Each month I suggest books to read in the newsletter and here are some recent reviews. These are originally posted on my Goodreads page and if interested you can see more here on a range of topics, including the Mersey Estuary, travel, aviation and environmental themes.
November 2020 newsletter
The Gathering Tide, Karen Lloyd
In this very personal account, Karen Lloyd takes an in-depth look at the history, environment and wildlife of Morecambe Bay, weaving in childhood recollections with those from more recent walks around its shores. The journey begins at Sunderland Point near Lancaster and ends at Walney Island, on the opposite side of the bay.
The book covers a lot of ground, including the slave trade, creek ports, peat cutting, early human settlement and the dangers of the sands, including the cockling disaster. I particularly liked the accounts of crossing the sands to Piel Island with a local expert and the Kent Estuary with Cedric Robinson, former Queen’s Guide to the Sands. Several other experts are met along the way and some eccentric characters too.
Common themes throughout include the ever-changing weather and tides along with the spectacular birdlife, including avocets and ospreys. Beautifully written, the book helps to bring the area to life. Highly recommended.
October 2020 newsletter
The Fresh and the Salt, Ann Lingard
In this intriguingly titled book, Ann Lingard shares her love of the Solway Firth through its history, environment and wildlife. The scope is huge and ranges from microscopic to geological scales, with insights into the lives of people who work around its shores. The science is presented in an accessible way, often through personal recollections of meetings and field trips with experts.
Topics covered include the Solway’s mining history, fisheries, ports, peat bogs, Roman presence, barnacle geese, invasive species and more. The descriptions of adventures are the most fun though, such as flying high above the Solway in a gyroplane, taking control of a lifeboat, and wading from Cumbria to Scotland with some haaf net fishermen.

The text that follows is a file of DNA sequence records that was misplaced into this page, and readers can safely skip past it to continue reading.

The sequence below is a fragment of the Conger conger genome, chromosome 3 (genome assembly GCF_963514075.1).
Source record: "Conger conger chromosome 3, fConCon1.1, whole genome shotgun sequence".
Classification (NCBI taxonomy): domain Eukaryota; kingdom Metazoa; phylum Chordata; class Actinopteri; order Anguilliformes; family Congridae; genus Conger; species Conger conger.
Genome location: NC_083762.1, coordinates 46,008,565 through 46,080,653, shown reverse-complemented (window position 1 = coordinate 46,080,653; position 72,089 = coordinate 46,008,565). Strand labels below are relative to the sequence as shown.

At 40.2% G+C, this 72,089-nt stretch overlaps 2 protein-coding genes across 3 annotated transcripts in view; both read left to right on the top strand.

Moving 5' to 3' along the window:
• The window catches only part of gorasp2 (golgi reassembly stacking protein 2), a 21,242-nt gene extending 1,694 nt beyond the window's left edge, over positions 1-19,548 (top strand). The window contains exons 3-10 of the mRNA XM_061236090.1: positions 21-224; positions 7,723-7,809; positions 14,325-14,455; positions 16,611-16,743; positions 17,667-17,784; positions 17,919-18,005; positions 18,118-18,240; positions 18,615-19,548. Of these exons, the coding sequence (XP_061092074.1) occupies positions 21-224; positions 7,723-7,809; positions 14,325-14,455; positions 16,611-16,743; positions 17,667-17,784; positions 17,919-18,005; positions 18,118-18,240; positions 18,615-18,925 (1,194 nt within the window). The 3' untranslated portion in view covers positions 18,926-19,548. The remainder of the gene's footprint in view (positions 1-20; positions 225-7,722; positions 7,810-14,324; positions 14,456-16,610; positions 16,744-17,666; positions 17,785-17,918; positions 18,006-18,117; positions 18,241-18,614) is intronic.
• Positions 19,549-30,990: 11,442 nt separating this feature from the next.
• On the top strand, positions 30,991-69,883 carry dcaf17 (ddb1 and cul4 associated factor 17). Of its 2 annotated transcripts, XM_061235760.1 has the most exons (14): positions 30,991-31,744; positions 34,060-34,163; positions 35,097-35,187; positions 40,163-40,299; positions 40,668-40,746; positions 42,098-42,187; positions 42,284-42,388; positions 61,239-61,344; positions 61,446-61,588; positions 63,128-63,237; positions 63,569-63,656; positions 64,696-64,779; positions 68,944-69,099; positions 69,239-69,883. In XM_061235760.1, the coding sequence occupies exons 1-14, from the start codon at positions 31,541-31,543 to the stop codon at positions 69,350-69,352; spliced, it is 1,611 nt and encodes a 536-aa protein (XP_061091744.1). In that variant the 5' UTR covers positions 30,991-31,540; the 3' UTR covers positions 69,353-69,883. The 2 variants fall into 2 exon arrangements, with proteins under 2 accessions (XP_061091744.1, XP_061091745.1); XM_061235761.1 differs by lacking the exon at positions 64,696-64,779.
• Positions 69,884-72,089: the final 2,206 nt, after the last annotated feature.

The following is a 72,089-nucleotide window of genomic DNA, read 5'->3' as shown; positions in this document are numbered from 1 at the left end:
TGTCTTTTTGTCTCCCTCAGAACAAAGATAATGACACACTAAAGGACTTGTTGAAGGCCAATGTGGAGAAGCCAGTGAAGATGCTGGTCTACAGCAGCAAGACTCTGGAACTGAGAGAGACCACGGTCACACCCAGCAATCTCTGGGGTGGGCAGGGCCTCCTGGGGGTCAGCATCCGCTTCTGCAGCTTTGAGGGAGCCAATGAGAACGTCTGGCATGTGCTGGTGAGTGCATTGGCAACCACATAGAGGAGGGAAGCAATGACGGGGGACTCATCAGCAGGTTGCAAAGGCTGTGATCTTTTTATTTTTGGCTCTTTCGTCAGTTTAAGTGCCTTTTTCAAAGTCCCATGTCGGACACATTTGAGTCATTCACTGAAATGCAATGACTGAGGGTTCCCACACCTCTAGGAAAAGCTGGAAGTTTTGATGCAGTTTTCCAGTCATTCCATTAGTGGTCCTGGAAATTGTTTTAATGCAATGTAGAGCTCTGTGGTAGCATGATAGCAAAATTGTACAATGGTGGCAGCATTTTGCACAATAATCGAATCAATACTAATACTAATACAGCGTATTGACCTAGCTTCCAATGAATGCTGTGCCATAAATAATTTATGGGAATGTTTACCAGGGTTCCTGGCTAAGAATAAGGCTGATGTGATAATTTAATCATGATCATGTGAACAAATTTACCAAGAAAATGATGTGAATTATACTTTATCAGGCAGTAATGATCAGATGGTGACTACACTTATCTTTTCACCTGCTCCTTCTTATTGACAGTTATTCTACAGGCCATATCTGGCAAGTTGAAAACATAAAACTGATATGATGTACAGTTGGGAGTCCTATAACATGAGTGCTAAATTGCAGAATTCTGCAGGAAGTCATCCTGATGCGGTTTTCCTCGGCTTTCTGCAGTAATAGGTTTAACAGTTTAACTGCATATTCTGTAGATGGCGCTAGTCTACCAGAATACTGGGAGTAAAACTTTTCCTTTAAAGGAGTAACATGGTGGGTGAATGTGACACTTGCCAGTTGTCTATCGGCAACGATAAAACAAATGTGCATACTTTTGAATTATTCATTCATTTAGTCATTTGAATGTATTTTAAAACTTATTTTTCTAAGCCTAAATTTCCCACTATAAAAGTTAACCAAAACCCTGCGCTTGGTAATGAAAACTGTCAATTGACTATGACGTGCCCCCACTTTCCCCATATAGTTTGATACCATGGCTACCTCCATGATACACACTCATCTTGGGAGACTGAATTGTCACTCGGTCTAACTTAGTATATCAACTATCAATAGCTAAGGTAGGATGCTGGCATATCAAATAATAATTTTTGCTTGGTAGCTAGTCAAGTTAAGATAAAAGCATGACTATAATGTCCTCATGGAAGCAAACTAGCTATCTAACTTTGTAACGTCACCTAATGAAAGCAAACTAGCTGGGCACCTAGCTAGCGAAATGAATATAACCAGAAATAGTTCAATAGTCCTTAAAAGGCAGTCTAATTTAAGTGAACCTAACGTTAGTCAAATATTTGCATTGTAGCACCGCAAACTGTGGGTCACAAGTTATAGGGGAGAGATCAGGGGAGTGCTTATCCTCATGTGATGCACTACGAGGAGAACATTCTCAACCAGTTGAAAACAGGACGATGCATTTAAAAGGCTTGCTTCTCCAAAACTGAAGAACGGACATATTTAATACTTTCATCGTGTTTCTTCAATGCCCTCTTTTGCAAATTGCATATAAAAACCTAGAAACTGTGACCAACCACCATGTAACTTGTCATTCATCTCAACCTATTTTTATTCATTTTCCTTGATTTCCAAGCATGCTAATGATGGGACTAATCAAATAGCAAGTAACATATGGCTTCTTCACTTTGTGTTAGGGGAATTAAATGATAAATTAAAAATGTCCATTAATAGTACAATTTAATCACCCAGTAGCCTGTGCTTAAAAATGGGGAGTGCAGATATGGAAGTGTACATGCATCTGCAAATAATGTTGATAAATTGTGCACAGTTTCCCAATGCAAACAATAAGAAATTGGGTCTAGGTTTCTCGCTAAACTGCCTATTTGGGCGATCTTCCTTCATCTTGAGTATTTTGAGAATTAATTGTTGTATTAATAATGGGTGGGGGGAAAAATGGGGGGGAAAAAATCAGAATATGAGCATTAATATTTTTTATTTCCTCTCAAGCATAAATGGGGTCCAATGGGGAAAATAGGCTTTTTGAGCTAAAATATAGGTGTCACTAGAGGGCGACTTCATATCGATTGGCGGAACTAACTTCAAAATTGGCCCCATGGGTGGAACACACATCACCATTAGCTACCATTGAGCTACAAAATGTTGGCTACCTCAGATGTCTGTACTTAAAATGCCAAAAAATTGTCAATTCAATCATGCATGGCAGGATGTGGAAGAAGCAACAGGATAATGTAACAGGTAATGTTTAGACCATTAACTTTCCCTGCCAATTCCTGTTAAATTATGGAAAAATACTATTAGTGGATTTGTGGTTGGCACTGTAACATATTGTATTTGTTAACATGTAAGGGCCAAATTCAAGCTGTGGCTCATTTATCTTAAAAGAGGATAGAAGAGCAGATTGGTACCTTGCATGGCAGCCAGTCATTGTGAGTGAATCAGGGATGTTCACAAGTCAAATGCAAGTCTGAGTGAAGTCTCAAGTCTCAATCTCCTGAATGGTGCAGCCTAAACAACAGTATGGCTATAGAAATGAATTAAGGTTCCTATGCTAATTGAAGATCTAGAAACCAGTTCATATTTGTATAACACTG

It’s a wide ranging and entertaining book for anyone who wants to learn more about this fascinating area or more generally has an interest in estuarine and coastal areas.
September 2020 newsletter
Kendal’s Port – Leonard Smith
In these days of road and rail, it’s strange to think that estuaries were once key transport routes, both for raw materials and finished goods. This meant that places far inland, such as Warrington and Chester, were once important ports, with all the infrastructure that entails, such as warehouses and wharves, and even some pubs that remain to the present day.
I’ve recently been reading about another unlikely place for a port, namely Milnthorpe on the River Kent in Cumbria, which is dubbed as ‘Kendal’s Port’, having once been a key supply point for the town. This well-researched book traces its history, with ships travelling as far afield as Liverpool, Ireland and the Baltic States. Of more general interest, though, in many ways it traces the early stages of the industrial revolution, in a story that is echoed in many estuaries around our shores. This includes a brief discussion of topics such as smuggling, the slave trade and those state-sanctioned pirates: the privateers
How to be right: in a world gone wrong – James O’Brien
James O’Brien is a radio presenter who in recent years has become famous for challenging stereotypes and generalisations on his show. This is an important skill and sadly lacking in some presenters. He’s usually well briefed on the topic and, if he isn’t, brings on experts to talk through the issues. This book published a couple of years ago describes how he approaches interviews and how long-held but flawed beliefs can be challenged, in a calm, fact-based and empathetic way. It is illustrated by some transcripts from the show. Thoroughly recommended in these days of fake news and disinformation, and he has a new book out on ‘How not to be wrong’, in which he admits that he is not always right, which could be good too.
August 2020 newsletter
Schooner Port: Two Centuries of Upper Mersey Sail by H. F. Starkey
It seems hard to believe nowadays but, in the days before road and rail, the upper parts of the Mersey Estuary were once busy with barges and other vessels travelling to docks and ports at Warrington, Runcorn and Widnes. There were also active shipbuilding industries, launching schooners, steamships and barges.
Surprisingly little has been written about these times and this well-researched book explores the history of this trade. Fascinating snippets of information include that in 1830 about there were about seven thousand sailing barge passages from Runcorn to Warrington, and that in 1836 about 60,000 tons of freight arrived this way.